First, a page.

Soda Sales Rapidly Decline Across the U.S. Americans are drinking 20 percent less soda than they did in 1998, according to trade tracker Beverage Digest. Diet drinks are losing market share even faster -- a 6% drop in 2013, compared to a 3% drop for sugar beverages. Since 1998, the drinking habits of Americans have been steadily moving away from carbonated sodas such as CocaCola and Pepsi, to healthier alternatives like bottled and tap water for years. With diabetes, obesity and tooth decay on the rise in the 1990s, people started to turn away from soft drinks because of health concerns around sugary processed drinks. During the same period, the practice of purchasing convenient single-serving bottled water became widely accepted and commonplace. With health and environmental concerns becoming even more key in the twenty-first century, look for the trends to bend even further away from bottle water and toward drinking filtered tap water from home or the office.

Heroic Bomb-SniďŹƒng Dog That Saved Dozens In Afghanistan Retires With Full Military Honors TAMPA, Fla. — Staff Sgt. Shannon Hutto thought his bomb sniffing dog Eddie was just being lazy when he wouldn't move from a certain spot one hot day in Afghanistan in 2012. But Hutto then saw what Eddie smelled: a homemade bomb,

The Belgian Malinois dog was assigned to MacDill's 6th Security Forces Squadron and has served for about five years. He's also helped sweep government buildings and helped the Secret Service by checking presidential and vice presidential visit venues. In retirement, he will be reunited with his first handler, Andrew Grymes. Hutto said he will be forever grateful to Eddie for saving his life. During the brief retirement ceremony, Eddie wasn't quite sure what to make of all the people clapping, talking and saluting. He appeared nonplussed when someone formally handed Hutto a plaque. But when Carol White, a private Air Force contractor, gave him a special cake made out of peanut butter and bananas, he dove right in. As a working dog, Eddie wasn't allowed such luxuries. Now he's free to enjoy the pleasures of retirement. "He can go and be a pet," said Hutto. "100 percent, sitting on the couch, playing with toys, sleeping in the bed."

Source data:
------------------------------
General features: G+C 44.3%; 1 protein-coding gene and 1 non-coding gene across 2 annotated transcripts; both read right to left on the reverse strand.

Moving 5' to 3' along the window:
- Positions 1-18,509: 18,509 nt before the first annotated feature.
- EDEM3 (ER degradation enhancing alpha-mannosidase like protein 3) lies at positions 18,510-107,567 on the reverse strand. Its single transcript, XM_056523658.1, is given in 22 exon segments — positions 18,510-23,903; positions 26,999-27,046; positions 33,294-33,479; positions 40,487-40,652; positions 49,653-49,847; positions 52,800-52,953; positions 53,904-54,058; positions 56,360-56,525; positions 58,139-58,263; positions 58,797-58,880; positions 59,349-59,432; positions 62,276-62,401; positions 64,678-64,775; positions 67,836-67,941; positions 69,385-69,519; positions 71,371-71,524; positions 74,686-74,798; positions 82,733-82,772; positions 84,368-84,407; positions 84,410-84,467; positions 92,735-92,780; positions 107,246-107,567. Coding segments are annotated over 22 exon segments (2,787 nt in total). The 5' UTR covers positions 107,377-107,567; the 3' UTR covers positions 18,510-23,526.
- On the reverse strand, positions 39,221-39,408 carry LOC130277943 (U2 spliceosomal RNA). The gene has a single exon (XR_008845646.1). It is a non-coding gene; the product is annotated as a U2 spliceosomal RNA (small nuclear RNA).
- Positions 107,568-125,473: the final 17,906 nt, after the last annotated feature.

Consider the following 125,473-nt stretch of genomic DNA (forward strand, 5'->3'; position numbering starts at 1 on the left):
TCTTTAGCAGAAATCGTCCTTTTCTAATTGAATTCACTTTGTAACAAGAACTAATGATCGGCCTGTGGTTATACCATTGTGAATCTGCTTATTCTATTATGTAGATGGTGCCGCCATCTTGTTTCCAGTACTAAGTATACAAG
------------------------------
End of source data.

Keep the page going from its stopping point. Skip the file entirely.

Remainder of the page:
Florida woman survives bear mauling ORLANDO, Florida - A Central Florida woman was recovering at home on Monday after a bear knocked her down outside her house, clamped its jaw on her head and tried to drag her away on Saturday, her husband said. Terri Frana, 44, of Lake Mary, received stitches and staples in the back of her head to close a wound, and had visible gashes on her forehead, back and around her mouth, according to Greg Workman of the Florida Fish and Wildlife Conservation Commission. Workman said that as of Monday morning, wildlife officers had killed five bears in the area that seemed to have lost their fear of humans. One bear was shot after it continued to advance toward officers whose yelling usually scares them off.


page 7 DNA testing will determine whether they caught the bear involved in the attack. Frana was attacked in her driveway on Saturday evening after she went outside to check on her children.

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drivers are forced to plot alternative routes, he said. "It certainly makes it difficult to try to ensure our patients are comfortable and, at times, can impede some of the procedures that